Sampling schemes that can be used for packet selection. It
    neither describes a mechanism how those parameters are
    configured nor how these parameters are communicated to the
    application. Therefore the security threats that originate from
    this kind of communication cannot be assessed with the
    information given in this document.
 
 10. Acknowledgements
 
    We would like to thank the PSAMP group, especially Benoit Claise
    and Stewart Bryant, for fruitful discussions and for
    proofreading the document.
 
 11. Normative References
 
    [PSAMP-FW]   Nick Duffield (Ed.): A Framework for Packet
                  Selection and Reporting, RFC XXXX [currently
                  Internet Draft draft-ietf-psamp-framework-08, work
                  in progress, October 2004]
 
    [PSAMP-MIB]  T. Dietz, B. Claise: Definitions of Managed Objects
                  for Packet Sampling, RFC XXXX. [Currently Internet
                  Draft, draft-ietf-psamp-mib-03.txt, work in
                  progress, July 2004.]
 
    [PSAMP-PROTO] B. Claise (Ed.): Packet Sampling (PSAMP) Protocol
                  Specifications, RFC XXXX. [Currently Internet Draft
                  draft-ietf-psamp-protocol-01.txt, work in progress,
                  February 2004.]
 
    [PSAMP-INFO] T. Dietz, F. Dressler, G. Carle, B. Claise:
                  Information Model for Packet Sampling Exports, RFC
                  XXXX. [Currently Internet Draft, draft-ietf-psamp-
                  info-02, July 2004]
 
 
 
 
 
 
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    [IPFIX-INFO] J. Meyer, J. Quittek, S. Bryant: Information Model
                  for IP Flow Information Export, RFC XXXX [Currently
                  Internet Draft, draft-ietf-ipfix-info-04, July
                  2004]
 
    [IPFIX-REQ]  J. Quittek, T. Zseby, B. Claise, S. Zander:
                  Requirements for IP Flow Information Export, RFC
                  3917, October 2004
 
 12. Informative References
 
    [AmCa89]    Paul D. Amer, Lillian N. Cassel: Management of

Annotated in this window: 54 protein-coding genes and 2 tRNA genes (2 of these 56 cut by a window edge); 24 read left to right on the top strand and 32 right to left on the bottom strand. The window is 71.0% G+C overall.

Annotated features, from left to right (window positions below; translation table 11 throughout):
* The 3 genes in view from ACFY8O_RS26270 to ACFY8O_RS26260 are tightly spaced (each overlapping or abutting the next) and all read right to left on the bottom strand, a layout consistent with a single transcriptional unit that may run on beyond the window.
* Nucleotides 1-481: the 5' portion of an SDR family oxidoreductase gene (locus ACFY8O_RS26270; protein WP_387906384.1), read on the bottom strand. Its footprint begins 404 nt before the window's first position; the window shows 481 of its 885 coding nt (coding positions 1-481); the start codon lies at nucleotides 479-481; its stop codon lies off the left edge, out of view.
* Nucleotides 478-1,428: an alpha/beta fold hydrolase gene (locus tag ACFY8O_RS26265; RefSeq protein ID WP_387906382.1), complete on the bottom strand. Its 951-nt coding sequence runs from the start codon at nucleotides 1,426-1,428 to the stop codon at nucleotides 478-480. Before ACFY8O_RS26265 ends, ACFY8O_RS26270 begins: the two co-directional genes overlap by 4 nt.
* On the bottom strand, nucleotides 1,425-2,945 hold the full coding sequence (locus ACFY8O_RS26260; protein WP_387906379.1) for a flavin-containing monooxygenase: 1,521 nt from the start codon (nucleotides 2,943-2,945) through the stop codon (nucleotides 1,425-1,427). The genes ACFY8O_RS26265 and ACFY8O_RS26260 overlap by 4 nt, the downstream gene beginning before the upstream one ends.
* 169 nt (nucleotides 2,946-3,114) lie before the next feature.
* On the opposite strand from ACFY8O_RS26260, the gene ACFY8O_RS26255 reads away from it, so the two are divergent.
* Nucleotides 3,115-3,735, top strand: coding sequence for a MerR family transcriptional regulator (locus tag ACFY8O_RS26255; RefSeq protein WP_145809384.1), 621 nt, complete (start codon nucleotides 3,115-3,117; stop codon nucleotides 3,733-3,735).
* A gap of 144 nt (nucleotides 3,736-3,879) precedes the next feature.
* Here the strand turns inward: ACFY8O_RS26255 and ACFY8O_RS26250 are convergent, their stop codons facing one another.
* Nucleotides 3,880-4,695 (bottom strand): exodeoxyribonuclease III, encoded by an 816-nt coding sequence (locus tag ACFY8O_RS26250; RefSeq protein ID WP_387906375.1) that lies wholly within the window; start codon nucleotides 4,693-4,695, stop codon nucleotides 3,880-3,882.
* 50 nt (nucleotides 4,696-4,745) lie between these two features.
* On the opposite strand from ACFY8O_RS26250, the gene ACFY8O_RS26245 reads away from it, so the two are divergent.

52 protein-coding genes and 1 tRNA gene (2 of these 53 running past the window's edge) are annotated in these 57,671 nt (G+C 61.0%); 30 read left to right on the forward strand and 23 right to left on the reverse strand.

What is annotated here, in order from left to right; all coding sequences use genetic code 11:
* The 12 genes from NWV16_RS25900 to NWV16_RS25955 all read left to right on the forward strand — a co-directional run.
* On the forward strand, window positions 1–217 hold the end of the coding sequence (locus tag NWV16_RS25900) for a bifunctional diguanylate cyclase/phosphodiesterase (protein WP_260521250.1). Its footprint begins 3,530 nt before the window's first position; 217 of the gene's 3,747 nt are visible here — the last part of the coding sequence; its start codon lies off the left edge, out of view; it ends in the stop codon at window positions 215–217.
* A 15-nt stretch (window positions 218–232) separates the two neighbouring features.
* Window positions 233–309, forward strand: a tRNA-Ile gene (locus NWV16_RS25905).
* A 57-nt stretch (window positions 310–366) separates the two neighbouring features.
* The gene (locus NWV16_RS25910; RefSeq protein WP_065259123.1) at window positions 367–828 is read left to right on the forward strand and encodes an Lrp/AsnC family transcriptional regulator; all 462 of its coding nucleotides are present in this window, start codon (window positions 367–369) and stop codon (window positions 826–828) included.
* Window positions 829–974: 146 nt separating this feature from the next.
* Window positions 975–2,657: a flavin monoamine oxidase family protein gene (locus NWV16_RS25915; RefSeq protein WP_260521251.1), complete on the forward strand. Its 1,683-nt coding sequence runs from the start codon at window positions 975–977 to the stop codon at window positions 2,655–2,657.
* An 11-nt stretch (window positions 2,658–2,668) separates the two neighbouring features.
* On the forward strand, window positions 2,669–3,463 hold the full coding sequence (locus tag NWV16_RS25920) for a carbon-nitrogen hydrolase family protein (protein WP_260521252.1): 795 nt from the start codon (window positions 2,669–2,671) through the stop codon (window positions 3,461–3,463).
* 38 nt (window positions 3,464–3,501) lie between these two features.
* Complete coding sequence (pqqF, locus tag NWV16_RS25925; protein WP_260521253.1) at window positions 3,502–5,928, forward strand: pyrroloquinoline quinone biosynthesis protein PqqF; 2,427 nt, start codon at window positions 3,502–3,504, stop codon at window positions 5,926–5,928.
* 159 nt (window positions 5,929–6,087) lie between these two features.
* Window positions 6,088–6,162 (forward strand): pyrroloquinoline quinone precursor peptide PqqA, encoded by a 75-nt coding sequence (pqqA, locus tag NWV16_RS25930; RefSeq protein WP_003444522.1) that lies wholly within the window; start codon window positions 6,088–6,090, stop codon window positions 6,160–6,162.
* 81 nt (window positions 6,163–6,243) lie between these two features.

Sampled Real-Time Network Measurements, 14th
                 Conference on Local Computer Networks, October
                 1989, Minneapolis, pages 62-68, IEEE, 1989
 
    [ClPB93]    K.C. Claffy, George C. Polyzos, Hans-Werner Braun:
                 Application of Sampling Methodologies to Network
                 Traffic Characterization, Proceedings of ACM
                 SIGCOMM'93, San Francisco, CA, USA, September 13 -
                 17, 1993
 
    [CoGi98]    I. Cozzani, S. Giordano: Traffic Sampling Methods
                 for end-to-end QoS Evaluation in Large
                 Heterogeneous Networks. Computer Networks and ISDN
                 Systems, 30 (16-18), September 1998.
 
    [crc32]     R. Braden, D. Borman, C. Partridge: Computing the
                 Internet Checksum, RFC 1071, Sep. 1988 (updated by
                 RFCs 1141 and 1624)
 
    [DuGeGr02]  N.G. Duffield, A. Gerber, M. Grossglauser:
                 Trajectory Engine: A Backend for Trajectory
                 Sampling, IEEE Network Operations and Management
                 Symposium 2002, Florence, Italy, April 15-19, 2002.
 
    [DuGr00]    N.G. Duffield, M. Grossglauser: Trajectory Sampling
                 for Direct Traffic Observation, Proceedings of ACM
                 SIGCOMM 2000, Stockholm, Sweden, August 28 -
                 September 1, 2000.
 
    [DuGr04]    N. G. Duffield and M. Grossglauser: Trajectory
                 Sampling with Unreliable Reporting, Proc IEEE
                 Infocom 2004, Hong Kong, March 2004,
 
    [DuLT01]    N.G. Duffield, C. Lund, and M. Thorup: Charging
                 from Sampled Network Usage, ACM Internet
                 Measurement Workshop IMW 2001, San Francisco, USA,
                 November 1-2, 2001
 
 
 
 
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    [EsVa01]    C. Estan and G. Varghese: New Directions in Traffic
                 Measurement and Accounting, ACM SIGCOMM Internet
                 Measurement Workshop 2001, San Francisco (CA) Nov.
                 2001
 
    [HT52]      D.G. Horvitz and D.J. Thompson: A Generalization of
                 Sampling   without replacement from a Finite
                 Universe. J. Amer. Statist. Assoc. Vol. 47, pp.
                 663-685, 1952.
 
    [Jenk97]    B. Jenkins: Algorithm Alley, Dr. Dobb's Journal,
                 September 1997.
                 http://burtleburtle.net/bob/hash/doobs.html
 
    [JePP92]    Jonathan Jedwab, Peter Phaal, Bob Pinna: Traffic
                 Estimation for the Largest Sources on a Network,
                 Using Packet Sampling with Limited Storage, HP